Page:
Gabby Douglas competes for first time in eight years at American Classic | Gymnastics


Gabby Douglas is officially back.

Whether the gymnastics star’s return to the sport carries all the way to the Paris Olympics remains to be seen.

Douglas, who became the first Black woman to win the Olympic all-around title when she triumphed in London in 2012, competed for the first time in eight years on Saturday at the American Classic.

The 28-year-old looked rusty in spots and promising in others while posting a score of 50.65 in the all-around. Douglas qualified in multiple events for the US championships in Fort Worth, Texas, next month. She will get another chance to qualify for the all-around competition at nationals when she takes the floor at the the US Classic in Hartford, Connecticut, on 18 May.

Douglas last competed at the 2016 Rio Olympics, where she helped the Americans claim a second straight gold in the team competition. She took an extended break from the sport but never officially retired. The itch to come back returned while watching the 2022 US championships, and she’s spent the better part of the last two years training in the Dallas area with an eye toward trying to make the five-woman US team that will be heavily favored to win gold in Paris this summer.

Her comeback, however, has been shrouded in mystery. She was supposed to compete at Winter Cup in February but she pulled out of the competition just days before after testing positive for Covid-19. She has limited press exposure and unlike 2020 Olympic gold medalist Sunisa Lee and Jade Carey – both of whom competed at American Classic – she opted not to participate in podium training on Friday.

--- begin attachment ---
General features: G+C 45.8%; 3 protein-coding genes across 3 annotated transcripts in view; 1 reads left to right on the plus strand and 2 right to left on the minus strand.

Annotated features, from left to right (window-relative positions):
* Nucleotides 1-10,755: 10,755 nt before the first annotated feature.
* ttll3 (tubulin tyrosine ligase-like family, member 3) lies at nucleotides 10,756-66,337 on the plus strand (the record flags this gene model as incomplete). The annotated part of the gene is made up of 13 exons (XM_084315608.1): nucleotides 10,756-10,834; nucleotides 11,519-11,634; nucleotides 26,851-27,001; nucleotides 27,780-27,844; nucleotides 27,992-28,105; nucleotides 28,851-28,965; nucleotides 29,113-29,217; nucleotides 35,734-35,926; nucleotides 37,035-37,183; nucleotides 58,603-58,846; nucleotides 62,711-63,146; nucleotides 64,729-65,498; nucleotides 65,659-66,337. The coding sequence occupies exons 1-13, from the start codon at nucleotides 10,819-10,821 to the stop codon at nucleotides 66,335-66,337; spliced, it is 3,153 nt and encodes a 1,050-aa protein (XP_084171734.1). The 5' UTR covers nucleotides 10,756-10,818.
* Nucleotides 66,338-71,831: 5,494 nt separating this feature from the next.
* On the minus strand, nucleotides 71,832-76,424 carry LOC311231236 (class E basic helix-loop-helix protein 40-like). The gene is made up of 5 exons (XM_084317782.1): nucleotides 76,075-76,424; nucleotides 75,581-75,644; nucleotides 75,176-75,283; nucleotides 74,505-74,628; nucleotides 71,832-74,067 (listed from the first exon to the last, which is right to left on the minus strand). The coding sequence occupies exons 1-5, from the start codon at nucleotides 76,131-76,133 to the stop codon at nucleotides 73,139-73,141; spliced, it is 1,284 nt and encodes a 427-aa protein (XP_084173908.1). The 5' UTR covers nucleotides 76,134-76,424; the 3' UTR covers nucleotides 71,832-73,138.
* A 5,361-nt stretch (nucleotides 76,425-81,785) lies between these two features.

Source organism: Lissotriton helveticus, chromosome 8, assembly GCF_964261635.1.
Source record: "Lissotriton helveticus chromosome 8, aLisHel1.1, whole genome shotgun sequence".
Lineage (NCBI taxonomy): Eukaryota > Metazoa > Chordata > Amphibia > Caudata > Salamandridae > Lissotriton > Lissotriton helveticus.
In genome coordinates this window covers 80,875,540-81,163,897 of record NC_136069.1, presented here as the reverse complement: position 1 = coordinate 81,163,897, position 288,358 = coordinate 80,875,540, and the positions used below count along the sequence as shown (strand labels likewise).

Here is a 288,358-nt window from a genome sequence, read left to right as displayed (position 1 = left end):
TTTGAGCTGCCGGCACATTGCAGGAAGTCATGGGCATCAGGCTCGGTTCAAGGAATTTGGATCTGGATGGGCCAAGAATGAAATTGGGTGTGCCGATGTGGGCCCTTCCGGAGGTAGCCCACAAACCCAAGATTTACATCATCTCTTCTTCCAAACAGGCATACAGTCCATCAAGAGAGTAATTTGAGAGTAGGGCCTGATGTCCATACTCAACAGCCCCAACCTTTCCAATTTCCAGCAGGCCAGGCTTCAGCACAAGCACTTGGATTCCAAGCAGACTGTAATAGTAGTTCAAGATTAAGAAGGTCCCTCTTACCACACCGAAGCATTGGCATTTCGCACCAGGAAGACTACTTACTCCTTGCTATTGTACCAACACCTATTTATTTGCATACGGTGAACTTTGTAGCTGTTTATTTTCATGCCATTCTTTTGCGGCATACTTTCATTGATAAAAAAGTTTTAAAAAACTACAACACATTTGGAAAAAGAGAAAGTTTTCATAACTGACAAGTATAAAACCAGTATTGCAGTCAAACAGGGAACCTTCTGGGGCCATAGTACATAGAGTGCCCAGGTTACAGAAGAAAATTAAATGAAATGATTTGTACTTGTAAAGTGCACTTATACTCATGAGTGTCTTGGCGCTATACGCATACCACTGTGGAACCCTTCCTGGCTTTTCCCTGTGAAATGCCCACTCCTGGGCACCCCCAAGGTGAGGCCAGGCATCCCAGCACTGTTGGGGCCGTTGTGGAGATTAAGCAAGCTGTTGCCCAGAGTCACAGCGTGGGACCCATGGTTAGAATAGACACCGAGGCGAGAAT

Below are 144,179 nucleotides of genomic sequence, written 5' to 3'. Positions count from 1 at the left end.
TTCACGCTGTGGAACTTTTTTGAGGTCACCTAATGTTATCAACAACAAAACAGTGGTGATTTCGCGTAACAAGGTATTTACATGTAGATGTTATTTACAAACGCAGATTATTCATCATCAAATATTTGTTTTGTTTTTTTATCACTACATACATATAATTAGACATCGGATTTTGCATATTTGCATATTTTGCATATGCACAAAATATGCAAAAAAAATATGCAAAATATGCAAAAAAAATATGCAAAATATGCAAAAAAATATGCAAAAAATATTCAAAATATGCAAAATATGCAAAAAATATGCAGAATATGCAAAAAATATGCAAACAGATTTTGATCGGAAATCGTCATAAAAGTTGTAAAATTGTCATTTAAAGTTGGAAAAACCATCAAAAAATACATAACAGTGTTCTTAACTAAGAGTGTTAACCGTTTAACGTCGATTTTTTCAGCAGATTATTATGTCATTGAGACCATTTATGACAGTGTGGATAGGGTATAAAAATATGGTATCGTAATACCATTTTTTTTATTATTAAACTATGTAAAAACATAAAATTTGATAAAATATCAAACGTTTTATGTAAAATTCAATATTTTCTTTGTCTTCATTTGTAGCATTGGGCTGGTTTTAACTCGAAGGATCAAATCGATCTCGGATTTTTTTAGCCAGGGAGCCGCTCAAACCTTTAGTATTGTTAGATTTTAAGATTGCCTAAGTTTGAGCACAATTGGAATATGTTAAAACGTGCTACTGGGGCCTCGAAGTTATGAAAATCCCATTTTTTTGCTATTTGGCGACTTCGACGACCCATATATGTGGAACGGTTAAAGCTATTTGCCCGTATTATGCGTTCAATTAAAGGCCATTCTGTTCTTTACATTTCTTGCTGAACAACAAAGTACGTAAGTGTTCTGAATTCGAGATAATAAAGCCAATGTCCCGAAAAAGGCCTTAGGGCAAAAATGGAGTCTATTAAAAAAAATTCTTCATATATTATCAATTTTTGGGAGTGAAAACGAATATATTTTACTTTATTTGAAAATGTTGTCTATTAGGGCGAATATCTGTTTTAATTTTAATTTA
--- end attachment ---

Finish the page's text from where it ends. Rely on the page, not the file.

Douglas walked out onto the floor about an hour before competition and showed flashes of what turned her into a star in London. Her double-twisting Yurchenko on vault had plenty of amplitude and on bars – her best event – she had the pieces of a routine that would certainly be competitive at the elite level.

Gabby Douglas competes on the vault at the American Classic. Photograph: David J Phillip/AP

The challenge will be finding a way to put all the pieces together consistently.

Douglas came off bars twice and her floor routine lacked the crispness and endurance to stack up with what will be required for anyone hoping to make a serious bid for the Olympic team.

There is time for Douglas, but not much. The US Classic is in three weeks. The US championships are in five and the Olympic trials await in Minneapolis in late June.

Carey, who won gold on floor exercise in Tokyo, captured the all-around with a score of 55.000 while also recording the top scores on vault and floor. Lee, who has dealt with kidney-related health issues the last two years, put together a dazzling bars routine to win easily with a score of 15.200.

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